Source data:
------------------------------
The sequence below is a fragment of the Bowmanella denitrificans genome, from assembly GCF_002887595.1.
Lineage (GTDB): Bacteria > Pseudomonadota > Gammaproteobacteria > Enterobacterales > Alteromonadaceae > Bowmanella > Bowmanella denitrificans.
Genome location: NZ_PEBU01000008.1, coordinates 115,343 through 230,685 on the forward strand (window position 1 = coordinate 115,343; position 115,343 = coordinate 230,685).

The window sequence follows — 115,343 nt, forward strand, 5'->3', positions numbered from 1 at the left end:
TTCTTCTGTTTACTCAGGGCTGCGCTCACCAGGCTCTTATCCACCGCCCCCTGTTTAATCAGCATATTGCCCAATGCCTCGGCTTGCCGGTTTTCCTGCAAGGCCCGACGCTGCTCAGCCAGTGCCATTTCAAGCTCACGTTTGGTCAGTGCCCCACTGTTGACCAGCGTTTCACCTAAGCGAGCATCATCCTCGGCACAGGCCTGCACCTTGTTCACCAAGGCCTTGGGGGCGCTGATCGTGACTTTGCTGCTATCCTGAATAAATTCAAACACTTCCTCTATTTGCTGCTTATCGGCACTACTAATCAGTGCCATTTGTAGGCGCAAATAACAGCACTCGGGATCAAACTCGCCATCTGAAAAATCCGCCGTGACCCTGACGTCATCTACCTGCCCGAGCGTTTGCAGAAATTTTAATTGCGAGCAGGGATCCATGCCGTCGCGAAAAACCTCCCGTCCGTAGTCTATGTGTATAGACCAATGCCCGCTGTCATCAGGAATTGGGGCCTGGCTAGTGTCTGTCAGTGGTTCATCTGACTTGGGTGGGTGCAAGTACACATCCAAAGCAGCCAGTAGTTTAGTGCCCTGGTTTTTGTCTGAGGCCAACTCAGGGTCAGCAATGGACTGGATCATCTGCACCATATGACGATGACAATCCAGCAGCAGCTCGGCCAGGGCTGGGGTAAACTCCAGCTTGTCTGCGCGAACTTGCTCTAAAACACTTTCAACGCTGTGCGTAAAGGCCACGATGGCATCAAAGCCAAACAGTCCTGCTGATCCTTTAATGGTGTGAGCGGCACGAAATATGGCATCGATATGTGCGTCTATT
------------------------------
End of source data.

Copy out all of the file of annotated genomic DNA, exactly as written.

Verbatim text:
The sequence below is a fragment of the Bowmanella denitrificans genome, from assembly GCF_002887595.1.
Lineage (GTDB): Bacteria > Pseudomonadota > Gammaproteobacteria > Enterobacterales > Alteromonadaceae > Bowmanella > Bowmanella denitrificans.
Genome location: NZ_PEBU01000008.1, coordinates 115,343 through 230,685 on the forward strand (window position 1 = coordinate 115,343; position 115,343 = coordinate 230,685).

The window sequence follows — 115,343 nt, forward strand, 5'->3', positions numbered from 1 at the left end:
TTCTTCTGTTTACTCAGGGCTGCGCTCACCAGGCTCTTATCCACCGCCCCCTGTTTAATCAGCATATTGCCCAATGCCTCGGCTTGCCGGTTTTCCTGCAAGGCCCGACGCTGCTCAGCCAGTGCCATTTCAAGCTCACGTTTGGTCAGTGCCCCACTGTTGACCAGCGTTTCACCTAAGCGAGCATCATCCTCGGCACAGGCCTGCACCTTGTTCACCAAGGCCTTGGGGGCGCTGATCGTGACTTTGCTGCTATCCTGAATAAATTCAAACACTTCCTCTATTTGCTGCTTATCGGCACTACTAATCAGTGCCATTTGTAGGCGCAAATAACAGCACTCGGGATCAAACTCGCCATCTGAAAAATCCGCCGTGACCCTGACGTCATCTACCTGCCCGAGCGTTTGCAGAAATTTTAATTGCGAGCAGGGATCCATGCCGTCGCGAAAAACCTCCCGTCCGTAGTCTATGTGTATAGACCAATGCCCGCTGTCATCAGGAATTGGGGCCTGGCTAGTGTCTGTCAGTGGTTCATCTGACTTGGGTGGGTGCAAGTACACATCCAAAGCAGCCAGTAGTTTAGTGCCCTGGTTTTTGTCTGAGGCCAACTCAGGGTCAGCAATGGACTGGATCATCTGCACCATATGACGATGACAATCCAGCAGCAGCTCGGCCAGGGCTGGGGTAAACTCCAGCTTGTCTGCGCGAACTTGCTCTAAAACACTTTCAACGCTGTGCGTAAAGGCCACGATGGCATCAAAGCCAAACAGTCCTGCTGATCCTTTAATGGTGTGAGCGGCACGAAATATGGCATCGATATGTGCGTCTATT